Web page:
The rise of the global Ukrainian conflict shows a turning point in the geopolitical and economic future of the world. Covid 19 has already heavily impacted the global economy and it has only further been impacted by the invasion of Ukraine. Different nations have been forced to choose sides in this war causing them to sever diplomatic and product ties. This draws new lines on trade networks further changing the future of how products will reach us and the prices we will have to pay for them.
Firstly the Invasion itself has made Ukraine's imports and exports ever rarer to receive out of the country. As Russia has full intention to reach full control of the black sea. A necessary trade network for getting Ukraine Exports out of their ports. Forcing farmers and other suppliers to stockpile their products and risking them spoiling and becoming unusable. “Russia’s navy now effectively controls all traffic in the northern third of the Black Sea, making it unsafe for commercial shipping,”.
“The war in the Ukraine has led to a surge in global food prices (Arezki 2022) that threatens to push millions into poverty. This column presents estimates of the impact that the conflict-induced surge in wheat and corn prices is likely to have on low and lower middle-income countries”. Another major impact of this was the mass shortage of baby powder formulas due to Ukraine being one of the world's top exporters of sunflower oil a common ingredient needed to make baby powder. “Together, Ukraine and Russia export around 75% of the world's sunflower oil…In the US, the formula shortage has led to a rise in hospitalizations, including in Atlanta and South Carolina, where health centers recently reported admitting infants for nutritional deficiencies connected to the scarcity”. Ukraine is responsible for a wide range of exports and the black sea blockade of commercial trade and the general impact on the local economy due to the war has caused disruptions to the entire world.
Due to this blockading, the Ukrainian Economy is also in free fall as it is struggling to keep itself afloat as it cannot financially support this war effort due to exports not being able to leave ports and having to rely on foreign support. “Despite the resilience, the economic situation of Ukraine is, of course, fairly dire. The IMF estimated in April 2022 that the economy of Ukraine could contract by 35 % in 2022.82 The World Bank estimated in April 2022 that the drop would be 45 %.83 In November, the Consensus Forecast for 2022 GDP change was a shrinking of 35 %, whereas the expected recovery in 2023 was only 5.3 %. The National Bank of Ukraine estimated in October 2022 that the GDP drop would be 32% in 2022”. This only further complicates the recovery process as the current damage estimates are skyrocketing as Russia is destroying public infrastructure and property “The World Bank estimated in August 2022 that the total reconstruction and recovery needs of Ukraine had reached USD 349 billion”. As this estimate was made one year ago the total damage estimate cost will far exceed that current value. Despite all the damages and costs that nations around the world are grappling with Ukraine is the one that has been the most severely affected with most of its public infrastructure destroyed and its economy will struggle to properly recover from the fallout.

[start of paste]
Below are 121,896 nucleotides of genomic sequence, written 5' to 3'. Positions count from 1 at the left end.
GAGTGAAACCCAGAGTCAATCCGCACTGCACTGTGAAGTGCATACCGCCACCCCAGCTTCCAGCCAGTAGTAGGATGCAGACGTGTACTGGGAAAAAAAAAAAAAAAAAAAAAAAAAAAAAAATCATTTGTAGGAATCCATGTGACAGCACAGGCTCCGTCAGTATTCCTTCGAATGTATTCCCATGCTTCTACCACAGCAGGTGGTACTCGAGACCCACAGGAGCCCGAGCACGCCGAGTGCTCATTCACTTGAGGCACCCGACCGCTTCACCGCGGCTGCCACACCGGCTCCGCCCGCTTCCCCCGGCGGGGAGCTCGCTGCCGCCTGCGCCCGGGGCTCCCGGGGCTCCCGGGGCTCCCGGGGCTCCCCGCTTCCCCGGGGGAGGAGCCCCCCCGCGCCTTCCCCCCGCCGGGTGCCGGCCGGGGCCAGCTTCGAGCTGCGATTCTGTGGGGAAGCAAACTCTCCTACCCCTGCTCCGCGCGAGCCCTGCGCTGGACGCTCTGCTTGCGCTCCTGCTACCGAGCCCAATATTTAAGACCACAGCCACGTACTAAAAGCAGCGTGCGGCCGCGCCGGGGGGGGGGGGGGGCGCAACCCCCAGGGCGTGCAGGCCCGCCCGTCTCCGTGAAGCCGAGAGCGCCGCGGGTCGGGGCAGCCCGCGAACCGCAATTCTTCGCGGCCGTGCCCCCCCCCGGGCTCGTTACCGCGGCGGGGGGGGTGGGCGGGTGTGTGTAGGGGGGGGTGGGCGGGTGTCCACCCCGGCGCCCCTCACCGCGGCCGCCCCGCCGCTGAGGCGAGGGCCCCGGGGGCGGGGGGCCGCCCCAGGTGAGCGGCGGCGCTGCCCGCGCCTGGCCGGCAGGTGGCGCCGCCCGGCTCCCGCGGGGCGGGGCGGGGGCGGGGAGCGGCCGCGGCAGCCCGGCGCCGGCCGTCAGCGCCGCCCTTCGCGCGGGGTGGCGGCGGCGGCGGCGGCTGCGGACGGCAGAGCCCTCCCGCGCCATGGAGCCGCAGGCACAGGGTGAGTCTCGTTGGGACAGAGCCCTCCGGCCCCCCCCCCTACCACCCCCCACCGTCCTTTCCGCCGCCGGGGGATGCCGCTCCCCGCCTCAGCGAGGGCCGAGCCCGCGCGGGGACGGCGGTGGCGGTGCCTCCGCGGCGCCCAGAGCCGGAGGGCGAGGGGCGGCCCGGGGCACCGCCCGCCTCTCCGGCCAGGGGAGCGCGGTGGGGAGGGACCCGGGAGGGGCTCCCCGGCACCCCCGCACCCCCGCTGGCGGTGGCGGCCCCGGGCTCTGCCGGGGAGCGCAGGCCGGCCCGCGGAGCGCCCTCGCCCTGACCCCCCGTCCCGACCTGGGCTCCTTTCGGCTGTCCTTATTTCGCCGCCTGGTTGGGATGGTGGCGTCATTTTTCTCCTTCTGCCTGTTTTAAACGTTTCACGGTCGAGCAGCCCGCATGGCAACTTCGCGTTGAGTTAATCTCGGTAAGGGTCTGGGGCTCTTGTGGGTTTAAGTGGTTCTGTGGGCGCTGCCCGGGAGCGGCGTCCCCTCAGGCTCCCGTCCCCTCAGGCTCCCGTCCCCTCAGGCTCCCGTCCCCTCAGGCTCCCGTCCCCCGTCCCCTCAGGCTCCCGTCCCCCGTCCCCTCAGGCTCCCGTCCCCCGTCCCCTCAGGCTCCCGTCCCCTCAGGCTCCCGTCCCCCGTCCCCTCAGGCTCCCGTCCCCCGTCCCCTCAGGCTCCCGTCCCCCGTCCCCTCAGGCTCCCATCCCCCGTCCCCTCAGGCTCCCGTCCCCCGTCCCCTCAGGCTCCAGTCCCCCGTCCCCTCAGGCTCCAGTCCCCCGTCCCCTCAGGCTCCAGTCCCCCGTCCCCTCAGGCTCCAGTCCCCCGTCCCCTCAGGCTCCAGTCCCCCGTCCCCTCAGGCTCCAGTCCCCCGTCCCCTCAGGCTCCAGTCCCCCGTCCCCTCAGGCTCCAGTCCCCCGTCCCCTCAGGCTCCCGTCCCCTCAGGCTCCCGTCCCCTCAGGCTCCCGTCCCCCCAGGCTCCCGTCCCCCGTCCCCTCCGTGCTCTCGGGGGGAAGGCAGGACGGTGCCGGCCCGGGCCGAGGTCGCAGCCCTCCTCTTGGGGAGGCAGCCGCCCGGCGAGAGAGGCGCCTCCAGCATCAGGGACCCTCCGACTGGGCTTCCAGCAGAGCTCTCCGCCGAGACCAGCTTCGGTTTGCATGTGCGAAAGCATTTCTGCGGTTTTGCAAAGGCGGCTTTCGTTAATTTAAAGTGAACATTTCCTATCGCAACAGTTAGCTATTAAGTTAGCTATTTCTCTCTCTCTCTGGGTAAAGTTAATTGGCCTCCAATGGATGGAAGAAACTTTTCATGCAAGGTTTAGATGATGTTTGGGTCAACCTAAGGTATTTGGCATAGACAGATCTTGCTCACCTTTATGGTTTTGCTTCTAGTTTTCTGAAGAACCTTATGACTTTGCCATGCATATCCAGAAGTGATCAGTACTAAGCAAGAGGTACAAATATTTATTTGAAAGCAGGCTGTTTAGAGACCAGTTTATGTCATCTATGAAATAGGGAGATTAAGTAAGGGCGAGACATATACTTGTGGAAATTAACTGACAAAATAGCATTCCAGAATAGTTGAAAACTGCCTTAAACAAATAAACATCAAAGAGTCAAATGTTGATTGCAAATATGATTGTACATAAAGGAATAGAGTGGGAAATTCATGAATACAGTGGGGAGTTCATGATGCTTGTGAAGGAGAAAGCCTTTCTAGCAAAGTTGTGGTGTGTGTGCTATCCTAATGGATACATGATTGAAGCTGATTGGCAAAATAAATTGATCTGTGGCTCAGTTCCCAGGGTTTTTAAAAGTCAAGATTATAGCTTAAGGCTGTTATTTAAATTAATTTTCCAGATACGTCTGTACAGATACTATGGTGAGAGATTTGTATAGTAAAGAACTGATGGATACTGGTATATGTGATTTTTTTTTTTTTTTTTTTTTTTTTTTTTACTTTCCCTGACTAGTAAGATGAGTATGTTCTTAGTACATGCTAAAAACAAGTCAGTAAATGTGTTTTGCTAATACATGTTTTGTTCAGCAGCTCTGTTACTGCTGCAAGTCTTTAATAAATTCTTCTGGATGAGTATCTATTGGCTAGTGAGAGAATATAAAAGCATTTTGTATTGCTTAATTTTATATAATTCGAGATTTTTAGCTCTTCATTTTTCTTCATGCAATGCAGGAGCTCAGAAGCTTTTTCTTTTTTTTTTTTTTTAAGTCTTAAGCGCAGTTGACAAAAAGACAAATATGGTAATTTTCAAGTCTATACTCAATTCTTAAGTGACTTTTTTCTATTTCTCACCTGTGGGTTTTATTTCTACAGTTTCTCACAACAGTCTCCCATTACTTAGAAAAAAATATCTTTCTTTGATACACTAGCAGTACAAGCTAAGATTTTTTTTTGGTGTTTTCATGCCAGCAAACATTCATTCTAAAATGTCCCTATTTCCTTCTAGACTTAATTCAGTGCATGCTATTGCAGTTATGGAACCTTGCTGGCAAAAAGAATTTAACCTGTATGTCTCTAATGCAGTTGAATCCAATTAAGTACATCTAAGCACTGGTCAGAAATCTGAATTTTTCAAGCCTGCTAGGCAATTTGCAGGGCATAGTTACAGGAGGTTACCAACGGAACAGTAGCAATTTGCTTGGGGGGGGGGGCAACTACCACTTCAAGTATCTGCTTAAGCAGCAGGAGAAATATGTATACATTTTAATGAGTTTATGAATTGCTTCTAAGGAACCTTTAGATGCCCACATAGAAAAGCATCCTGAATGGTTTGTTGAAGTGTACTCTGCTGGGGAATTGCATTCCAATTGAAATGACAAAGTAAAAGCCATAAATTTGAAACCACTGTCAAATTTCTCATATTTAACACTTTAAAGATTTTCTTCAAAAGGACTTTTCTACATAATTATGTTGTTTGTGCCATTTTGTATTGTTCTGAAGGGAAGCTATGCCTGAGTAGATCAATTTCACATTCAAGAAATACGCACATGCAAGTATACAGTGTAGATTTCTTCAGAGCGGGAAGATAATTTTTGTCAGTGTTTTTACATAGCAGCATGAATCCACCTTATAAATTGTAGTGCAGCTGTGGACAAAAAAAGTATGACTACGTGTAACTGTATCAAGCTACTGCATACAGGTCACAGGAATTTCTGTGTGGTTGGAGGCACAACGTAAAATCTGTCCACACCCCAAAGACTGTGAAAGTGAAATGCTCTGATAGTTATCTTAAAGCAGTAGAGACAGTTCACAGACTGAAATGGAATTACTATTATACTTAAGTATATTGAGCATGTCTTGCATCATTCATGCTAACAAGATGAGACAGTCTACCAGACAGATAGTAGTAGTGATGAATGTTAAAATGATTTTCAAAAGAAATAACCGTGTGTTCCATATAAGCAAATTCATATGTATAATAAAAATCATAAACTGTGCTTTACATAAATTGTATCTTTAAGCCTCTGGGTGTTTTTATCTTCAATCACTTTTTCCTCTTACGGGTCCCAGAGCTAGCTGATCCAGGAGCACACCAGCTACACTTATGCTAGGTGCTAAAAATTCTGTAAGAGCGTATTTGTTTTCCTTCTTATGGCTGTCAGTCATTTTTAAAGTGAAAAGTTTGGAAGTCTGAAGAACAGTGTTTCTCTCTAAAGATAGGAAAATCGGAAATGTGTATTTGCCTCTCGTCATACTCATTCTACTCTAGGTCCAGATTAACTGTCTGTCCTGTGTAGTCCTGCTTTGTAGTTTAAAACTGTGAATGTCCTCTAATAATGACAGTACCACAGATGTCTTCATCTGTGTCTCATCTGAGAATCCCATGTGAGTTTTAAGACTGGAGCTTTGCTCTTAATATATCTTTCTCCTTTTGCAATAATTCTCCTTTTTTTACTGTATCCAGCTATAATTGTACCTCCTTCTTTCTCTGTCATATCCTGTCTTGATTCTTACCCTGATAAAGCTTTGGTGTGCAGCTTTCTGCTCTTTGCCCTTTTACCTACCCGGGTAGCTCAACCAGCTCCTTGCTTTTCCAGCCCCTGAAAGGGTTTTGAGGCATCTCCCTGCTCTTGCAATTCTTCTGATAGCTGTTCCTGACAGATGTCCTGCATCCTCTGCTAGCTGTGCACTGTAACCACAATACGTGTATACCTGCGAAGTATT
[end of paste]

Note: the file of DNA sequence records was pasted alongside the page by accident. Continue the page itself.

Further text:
Another domino effect of this is the European energy crisis, before the war was initiated a large percentage of Europe's oil imports came from Russia, and due to most of Europe being allied with the United States forced them to cut ties and look for different ways to sustain their energy needs. This drastic shift in energy dependencies has come up short in many sectors forcing their countries to increase commodity and oil prices. “Overall, the Russian invasion of Ukraine could lower GDP growth by up to 1.5 percentage points over 2022 and 2023”. This will further destabilize the already fragile economy that was gaining its footing after Covid-19.
“While real GDP had returned to levels reached before the pandemic by the end of 2021, it was still well below the pre-crisis trend in the European Union overall and in most EU members individually. The war slowed down the economic recovery and created new sources of vulnerability”.
Russia is also currently fighting back against sanctions that are clamping down on its own economy by slowly shutting down exports of its oil to countries that are allied with NATO (North Atlantic Treaty Organization). The decrease of oil in an already tight energy usage position made countries force their oil prices up with some places seeing their record highs in several years. This will have a lasting impact on the natural gas industry and energy sectors for a while until it is properly recovered from changing dependencies.
 Harris, Shane. "U.S. Intelligence Document Shows Russian Naval Blockade of Ukraine." The Washington Post 2022. Print.
 Erhan Artuc, Guillermo Falcone, Guido Porto, Bob Rijkers. "War-Induced Food Price Inflation Imperils the Poor." VoxEU (2023). Print.
 Towey, Hannah. "Russia's Blockade of Ukraine Ports Is Further Complicating Dire Baby Formula Shortages in the Us by Preventing Exports of Key Ingredient." Insider 2022. Print.
 European Investment Bank. How Bad Is the Ukraine War for the European Recovery? EIB, 2022.
 Heinonen, Lauri, and Iikka Korhonen. "The Effects of the War on the Ukraine Economy: The Situation at the End of 2022 1." BOFIT Policy Brief, vol. 2023, no. 1, 2023, pp. 4-64. ProQuest, http://login.ezproxy.lib.vt.edu/login?url=https://www.proquest.com/scholarly-journals/effects-war-on-ukraine-economy-situation-at-end/docview/2770737181/se-2.